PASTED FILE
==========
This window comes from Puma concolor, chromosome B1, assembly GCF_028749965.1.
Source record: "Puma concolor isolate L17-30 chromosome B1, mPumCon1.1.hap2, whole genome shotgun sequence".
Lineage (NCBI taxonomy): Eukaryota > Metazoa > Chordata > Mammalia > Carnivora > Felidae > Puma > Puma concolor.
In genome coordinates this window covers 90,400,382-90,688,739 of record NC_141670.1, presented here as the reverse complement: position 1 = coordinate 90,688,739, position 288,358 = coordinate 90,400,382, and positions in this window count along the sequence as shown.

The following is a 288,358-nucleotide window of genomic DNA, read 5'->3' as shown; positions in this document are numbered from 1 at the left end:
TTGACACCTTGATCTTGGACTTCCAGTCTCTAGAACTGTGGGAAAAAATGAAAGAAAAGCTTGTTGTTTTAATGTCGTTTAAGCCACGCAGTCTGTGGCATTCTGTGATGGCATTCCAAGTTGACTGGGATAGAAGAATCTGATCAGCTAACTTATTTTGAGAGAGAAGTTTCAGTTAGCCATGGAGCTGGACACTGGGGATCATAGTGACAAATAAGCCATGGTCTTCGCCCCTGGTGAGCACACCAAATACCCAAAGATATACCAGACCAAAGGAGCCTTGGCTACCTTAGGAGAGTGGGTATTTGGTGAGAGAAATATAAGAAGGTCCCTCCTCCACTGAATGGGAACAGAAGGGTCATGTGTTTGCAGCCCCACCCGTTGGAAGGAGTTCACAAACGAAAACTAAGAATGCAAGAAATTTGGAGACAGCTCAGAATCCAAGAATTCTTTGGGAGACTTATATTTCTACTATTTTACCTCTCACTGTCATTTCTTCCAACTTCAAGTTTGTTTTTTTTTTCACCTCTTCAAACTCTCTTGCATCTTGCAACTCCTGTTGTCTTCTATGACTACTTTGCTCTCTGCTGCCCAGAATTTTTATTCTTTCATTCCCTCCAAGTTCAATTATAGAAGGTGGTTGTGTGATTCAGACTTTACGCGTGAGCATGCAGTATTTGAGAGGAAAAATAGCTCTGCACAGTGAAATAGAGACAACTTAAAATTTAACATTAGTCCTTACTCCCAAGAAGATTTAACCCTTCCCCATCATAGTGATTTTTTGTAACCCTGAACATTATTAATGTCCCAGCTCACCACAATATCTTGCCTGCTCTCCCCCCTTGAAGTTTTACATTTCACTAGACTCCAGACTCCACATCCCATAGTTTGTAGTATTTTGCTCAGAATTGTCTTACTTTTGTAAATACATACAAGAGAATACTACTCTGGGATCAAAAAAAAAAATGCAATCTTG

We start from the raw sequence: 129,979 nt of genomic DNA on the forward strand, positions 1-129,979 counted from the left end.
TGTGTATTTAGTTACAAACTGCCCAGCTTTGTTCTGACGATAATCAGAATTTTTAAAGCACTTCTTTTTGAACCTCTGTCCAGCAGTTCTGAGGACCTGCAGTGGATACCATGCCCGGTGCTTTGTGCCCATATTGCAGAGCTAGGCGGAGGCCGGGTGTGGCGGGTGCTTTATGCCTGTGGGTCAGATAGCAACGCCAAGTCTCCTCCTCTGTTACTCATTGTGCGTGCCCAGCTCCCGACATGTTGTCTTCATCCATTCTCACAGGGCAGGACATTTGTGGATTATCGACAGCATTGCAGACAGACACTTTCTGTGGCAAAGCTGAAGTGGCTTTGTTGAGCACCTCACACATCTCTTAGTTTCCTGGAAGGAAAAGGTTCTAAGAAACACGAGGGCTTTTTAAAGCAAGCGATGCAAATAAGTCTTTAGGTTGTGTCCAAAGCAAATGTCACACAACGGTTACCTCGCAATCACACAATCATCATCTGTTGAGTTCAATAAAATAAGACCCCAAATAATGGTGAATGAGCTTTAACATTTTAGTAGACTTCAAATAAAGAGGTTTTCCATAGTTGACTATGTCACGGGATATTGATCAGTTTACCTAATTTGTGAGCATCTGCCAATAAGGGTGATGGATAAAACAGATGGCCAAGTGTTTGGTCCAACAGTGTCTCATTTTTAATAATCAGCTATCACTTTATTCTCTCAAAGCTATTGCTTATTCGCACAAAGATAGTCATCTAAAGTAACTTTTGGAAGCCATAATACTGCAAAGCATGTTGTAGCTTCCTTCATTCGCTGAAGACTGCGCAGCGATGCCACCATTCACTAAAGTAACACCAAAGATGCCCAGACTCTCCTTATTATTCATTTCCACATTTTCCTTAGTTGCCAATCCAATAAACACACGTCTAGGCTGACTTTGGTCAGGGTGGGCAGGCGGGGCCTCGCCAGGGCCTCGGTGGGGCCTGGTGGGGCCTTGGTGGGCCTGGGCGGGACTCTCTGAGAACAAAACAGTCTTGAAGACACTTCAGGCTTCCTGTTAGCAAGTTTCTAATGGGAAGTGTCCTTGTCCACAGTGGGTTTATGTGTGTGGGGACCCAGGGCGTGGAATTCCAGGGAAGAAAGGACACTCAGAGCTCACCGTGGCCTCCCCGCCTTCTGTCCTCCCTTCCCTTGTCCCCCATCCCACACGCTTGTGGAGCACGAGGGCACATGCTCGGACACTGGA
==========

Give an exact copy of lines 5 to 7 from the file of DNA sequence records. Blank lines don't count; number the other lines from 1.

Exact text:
The following is a 288,358-nucleotide window of genomic DNA, read 5'->3' as shown; positions in this document are numbered from 1 at the left end:
TTGACACCTTGATCTTGGACTTCCAGTCTCTAGAACTGTGGGAAAAAATGAAAGAAAAGCTTGTTGTTTTAATGTCGTTTAAGCCACGCAGTCTGTGGCATTCTGTGATGGCATTCCAAGTTGACTGGGATAGAAGAATCTGATCAGCTAACTTATTTTGAGAGAGAAGTTTCAGTTAGCCATGGAGCTGGACACTGGGGATCATAGTGACAAATAAGCCATGGTCTTCGCCCCTGGTGAGCACACCAAATACCCAAAGATATACCAGACCAAAGGAGCCTTGGCTACCTTAGGAGAGTGGGTATTTGGTGAGAGAAATATAAGAAGGTCCCTCCTCCACTGAATGGGAACAGAAGGGTCATGTGTTTGCAGCCCCACCCGTTGGAAGGAGTTCACAAACGAAAACTAAGAATGCAAGAAATTTGGAGACAGCTCAGAATCCAAGAATTCTTTGGGAGACTTATATTTCTACTATTTTACCTCTCACTGTCATTTCTTCCAACTTCAAGTTTGTTTTTTTTTTCACCTCTTCAAACTCTCTTGCATCTTGCAACTCCTGTTGTCTTCTATGACTACTTTGCTCTCTGCTGCCCAGAATTTTTATTCTTTCATTCCCTCCAAGTTCAATTATAGAAGGTGGTTGTGTGATTCAGACTTTACGCGTGAGCATGCAGTATTTGAGAGGAAAAATAGCTCTGCACAGTGAAATAGAGACAACTTAAAATTTAACATTAGTCCTTACTCCCAAGAAGATTTAACCCTTCCCCATCATAGTGATTTTTTGTAACCCTGAACATTATTAATGTCCCAGCTCACCACAATATCTTGCCTGCTCTCCCCCCTTGAAGTTTTACATTTCACTAGACTCCAGACTCCACATCCCATAGTTTGTAGTATTTTGCTCAGAATTGTCTTACTTTTGTAAATACATACAAGAGAATACTACTCTGGGATCAAAAAAAAAAATGCAATCTTG

We start from the raw sequence: 129,979 nt of genomic DNA on the forward strand, positions 1-129,979 counted from the left end.